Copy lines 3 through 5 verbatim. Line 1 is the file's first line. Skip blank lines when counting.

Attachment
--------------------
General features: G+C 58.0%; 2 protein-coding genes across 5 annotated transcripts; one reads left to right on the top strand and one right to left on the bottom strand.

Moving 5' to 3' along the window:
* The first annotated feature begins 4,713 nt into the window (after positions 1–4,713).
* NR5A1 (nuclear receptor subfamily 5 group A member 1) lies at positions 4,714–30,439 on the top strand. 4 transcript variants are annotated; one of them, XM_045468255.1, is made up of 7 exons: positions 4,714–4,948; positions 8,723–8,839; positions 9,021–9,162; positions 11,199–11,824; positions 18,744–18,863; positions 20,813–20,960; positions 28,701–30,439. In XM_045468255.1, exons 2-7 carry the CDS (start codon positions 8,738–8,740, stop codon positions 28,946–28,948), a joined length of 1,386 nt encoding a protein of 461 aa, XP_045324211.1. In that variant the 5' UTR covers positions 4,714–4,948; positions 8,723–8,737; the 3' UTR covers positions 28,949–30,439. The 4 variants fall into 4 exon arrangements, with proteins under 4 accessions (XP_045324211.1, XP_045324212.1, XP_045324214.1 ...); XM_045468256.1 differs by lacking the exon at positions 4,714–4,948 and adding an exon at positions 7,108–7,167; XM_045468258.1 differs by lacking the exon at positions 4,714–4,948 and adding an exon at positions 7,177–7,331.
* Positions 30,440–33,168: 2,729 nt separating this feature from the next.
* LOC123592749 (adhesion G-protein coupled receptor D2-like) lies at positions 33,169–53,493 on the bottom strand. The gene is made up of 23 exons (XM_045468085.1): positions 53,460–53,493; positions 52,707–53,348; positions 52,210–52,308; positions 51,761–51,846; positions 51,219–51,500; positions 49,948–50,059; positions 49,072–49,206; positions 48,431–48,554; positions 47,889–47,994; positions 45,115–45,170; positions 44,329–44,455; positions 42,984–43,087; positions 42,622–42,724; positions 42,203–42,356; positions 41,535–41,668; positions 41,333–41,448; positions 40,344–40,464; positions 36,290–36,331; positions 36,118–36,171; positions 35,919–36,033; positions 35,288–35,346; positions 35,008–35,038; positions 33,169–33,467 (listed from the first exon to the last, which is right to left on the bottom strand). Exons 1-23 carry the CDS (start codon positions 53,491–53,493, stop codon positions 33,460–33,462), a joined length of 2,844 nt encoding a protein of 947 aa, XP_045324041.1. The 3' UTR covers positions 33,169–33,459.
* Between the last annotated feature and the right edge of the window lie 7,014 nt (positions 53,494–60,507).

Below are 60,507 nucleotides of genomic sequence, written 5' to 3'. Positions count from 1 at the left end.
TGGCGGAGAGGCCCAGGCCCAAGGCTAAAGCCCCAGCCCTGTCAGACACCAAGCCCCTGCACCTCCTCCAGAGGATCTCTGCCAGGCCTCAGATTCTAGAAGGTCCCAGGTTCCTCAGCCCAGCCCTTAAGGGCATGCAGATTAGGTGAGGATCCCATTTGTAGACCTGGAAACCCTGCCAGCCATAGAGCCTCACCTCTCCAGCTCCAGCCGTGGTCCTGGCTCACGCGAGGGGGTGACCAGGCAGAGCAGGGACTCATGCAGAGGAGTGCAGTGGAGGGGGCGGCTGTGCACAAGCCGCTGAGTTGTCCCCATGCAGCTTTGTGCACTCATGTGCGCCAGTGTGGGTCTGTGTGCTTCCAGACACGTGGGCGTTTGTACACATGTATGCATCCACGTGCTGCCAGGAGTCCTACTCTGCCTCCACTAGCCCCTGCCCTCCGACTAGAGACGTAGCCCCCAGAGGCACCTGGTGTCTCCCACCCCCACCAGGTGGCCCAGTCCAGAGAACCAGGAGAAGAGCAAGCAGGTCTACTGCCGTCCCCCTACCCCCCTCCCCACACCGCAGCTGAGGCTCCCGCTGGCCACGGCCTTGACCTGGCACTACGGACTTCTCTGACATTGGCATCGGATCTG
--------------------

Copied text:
* The first annotated feature begins 4,713 nt into the window (after positions 1–4,713).
* NR5A1 (nuclear receptor subfamily 5 group A member 1) lies at positions 4,714–30,439 on the top strand. 4 transcript variants are annotated; one of them, XM_045468255.1, is made up of 7 exons: positions 4,714–4,948; positions 8,723–8,839; positions 9,021–9,162; positions 11,199–11,824; positions 18,744–18,863; positions 20,813–20,960; positions 28,701–30,439. In XM_045468255.1, exons 2-7 carry the CDS (start codon positions 8,738–8,740, stop codon positions 28,946–28,948), a joined length of 1,386 nt encoding a protein of 461 aa, XP_045324211.1. In that variant the 5' UTR covers positions 4,714–4,948; positions 8,723–8,737; the 3' UTR covers positions 28,949–30,439. The 4 variants fall into 4 exon arrangements, with proteins under 4 accessions (XP_045324211.1, XP_045324212.1, XP_045324214.1 ...); XM_045468256.1 differs by lacking the exon at positions 4,714–4,948 and adding an exon at positions 7,108–7,167; XM_045468258.1 differs by lacking the exon at positions 4,714–4,948 and adding an exon at positions 7,177–7,331.
* Positions 30,440–33,168: 2,729 nt separating this feature from the next.